E-Learning on Mainstreaming Migration Into Development Policy

E-Learning on Mainstreaming Migration Into Development Policy

E-Learning on Mainstreaming Migration Into Development Policy

9 May–17 June 2022
The course is available in English
Introduction to the course

The 2030 Agenda for Sustainable Development, adopted by the United Nations General Assembly in September 2015, recognizes the strong link between decent work and migration in Sustainable Development Goal (SDG) 8 on promoting sustained, inclusive and sustainable economic growth, full and productive employment and decent work for all. On the other hand, conventional narratives on migration and development (M&D) historically oscillate between optimistic and pessimistic views, in which, respectively, migration is seen as a driver for development (leading in turn towards less migration) or as a brake to development (for example, through “brain drain”), leading to more migration).

 

Recently, the notion of “mainstreaming migration into policy planning” has emerged as an innovative and coherence-driven concept, which recognizes the complex nature of migration and its interrelation with a broad spectrum of policies relating to development. It also implies migrants as rights-bearers first and foremost before seeing them as factors for development, recognizing that people should have the freedom to choose

whether to migrate or not. Mainstreaming migration into policy planning with a rights based and human development-based framework means adopting a sectoral approach to migration and recognizing that:

  • Migration is a cross-cutting issue, which is neither intrinsically positive, nor negative, nor neutral, as it is linked with several other factors, such as policies and the social dynamic: the way in which migration takes place is key, and this implies seeing migrants as rights bearers;
  • As a cross-cutting issue, migration is affected by a broad range of policy sectors, from health, employment and labour, education, to the environment and social protection;
  • Similarly, migration has an impact on these same policy sectors, as by nature migration directly impacts societies, both at home and in host countries;
  • Therefore, the link between migration and development has to be viewed as a non-linear one, in which migration affects development and development policies affect migration.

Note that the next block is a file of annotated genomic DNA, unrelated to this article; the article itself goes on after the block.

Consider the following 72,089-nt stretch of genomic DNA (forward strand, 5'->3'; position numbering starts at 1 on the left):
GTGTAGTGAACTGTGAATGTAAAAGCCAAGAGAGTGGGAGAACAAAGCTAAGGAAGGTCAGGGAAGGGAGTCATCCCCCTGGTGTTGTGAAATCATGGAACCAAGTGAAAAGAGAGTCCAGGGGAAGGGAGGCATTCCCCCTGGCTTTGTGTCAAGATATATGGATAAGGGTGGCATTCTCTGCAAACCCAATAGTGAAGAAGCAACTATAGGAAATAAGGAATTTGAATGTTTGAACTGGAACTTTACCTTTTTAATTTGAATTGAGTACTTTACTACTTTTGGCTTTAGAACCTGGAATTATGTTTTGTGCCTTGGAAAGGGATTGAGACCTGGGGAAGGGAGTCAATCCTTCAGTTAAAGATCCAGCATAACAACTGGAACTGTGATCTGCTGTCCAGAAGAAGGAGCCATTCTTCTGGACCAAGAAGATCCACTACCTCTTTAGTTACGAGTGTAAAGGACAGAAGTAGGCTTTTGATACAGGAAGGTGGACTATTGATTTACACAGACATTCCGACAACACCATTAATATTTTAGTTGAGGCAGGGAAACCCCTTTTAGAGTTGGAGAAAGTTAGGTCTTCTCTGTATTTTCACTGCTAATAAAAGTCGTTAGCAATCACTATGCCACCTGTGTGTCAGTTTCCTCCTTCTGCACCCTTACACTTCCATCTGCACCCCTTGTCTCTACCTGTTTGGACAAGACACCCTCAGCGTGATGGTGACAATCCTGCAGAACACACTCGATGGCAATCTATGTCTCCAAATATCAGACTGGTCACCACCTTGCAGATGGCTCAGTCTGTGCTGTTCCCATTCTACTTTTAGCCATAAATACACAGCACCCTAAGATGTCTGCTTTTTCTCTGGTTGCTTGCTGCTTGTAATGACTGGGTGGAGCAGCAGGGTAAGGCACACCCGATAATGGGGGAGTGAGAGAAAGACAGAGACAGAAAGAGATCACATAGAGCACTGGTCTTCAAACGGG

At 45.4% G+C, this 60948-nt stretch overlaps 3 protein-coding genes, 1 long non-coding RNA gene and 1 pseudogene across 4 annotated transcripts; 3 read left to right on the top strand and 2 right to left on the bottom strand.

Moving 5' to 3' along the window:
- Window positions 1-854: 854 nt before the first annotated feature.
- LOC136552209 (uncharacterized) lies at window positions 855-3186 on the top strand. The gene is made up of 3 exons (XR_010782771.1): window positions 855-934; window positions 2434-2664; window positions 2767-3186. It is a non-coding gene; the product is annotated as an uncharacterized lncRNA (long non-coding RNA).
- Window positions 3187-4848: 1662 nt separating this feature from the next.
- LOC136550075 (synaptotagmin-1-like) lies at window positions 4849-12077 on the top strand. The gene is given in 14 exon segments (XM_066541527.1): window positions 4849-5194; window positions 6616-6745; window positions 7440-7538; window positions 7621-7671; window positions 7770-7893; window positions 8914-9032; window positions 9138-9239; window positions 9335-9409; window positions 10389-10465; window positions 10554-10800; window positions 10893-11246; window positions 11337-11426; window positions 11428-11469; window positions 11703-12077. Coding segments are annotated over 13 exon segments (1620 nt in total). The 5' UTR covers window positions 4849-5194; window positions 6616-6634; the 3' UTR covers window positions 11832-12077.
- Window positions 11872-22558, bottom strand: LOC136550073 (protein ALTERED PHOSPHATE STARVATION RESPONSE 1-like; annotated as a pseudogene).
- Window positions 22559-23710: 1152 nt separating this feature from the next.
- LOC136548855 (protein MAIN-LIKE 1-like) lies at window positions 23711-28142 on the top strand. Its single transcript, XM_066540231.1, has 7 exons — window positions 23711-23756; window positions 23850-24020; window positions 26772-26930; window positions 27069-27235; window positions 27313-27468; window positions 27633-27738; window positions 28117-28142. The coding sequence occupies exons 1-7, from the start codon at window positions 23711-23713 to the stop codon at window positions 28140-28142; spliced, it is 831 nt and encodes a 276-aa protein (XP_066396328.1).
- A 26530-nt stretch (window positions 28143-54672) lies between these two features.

This online course aims to gather practitioners from different backgrounds, institutions, policy areas and contexts around the issue of migration and development. In order to build on the opportunities brought by the participation of actors from diverse backgrounds, institutions, policy areas and contexts, the training will privilege a truly participative approach, where the exchange of views and experiences will be central in the learning process.

Similarly, a multidisciplinary approach, based on the intervention of experts and institutions focusing on particular aspects of the M&D nexus, such as human rights and protection of migrants’ rights, and labour migration, will help to ensure that the learning methods are in line with the building blocks of the mainstreaming approach.

Who attends this course?

The course is designed for key stakeholders dealing with migration and development issues and more specifically:

  • Officials, policy-planners and practitioners from public institutions (including local and regional authorities) and ministries dealing with migration policies and/ or development planning processes at local and national level;
  • Practitioners addressing the linkages between migration and development;
  • Representatives of workers’ and employers’ organisations as well as representatives of civil society organizations (CSOs), including diaspora organization;
  • Officials, managers and experts from international development agencies.
What will I be able to do?

The objectives of the course are the following: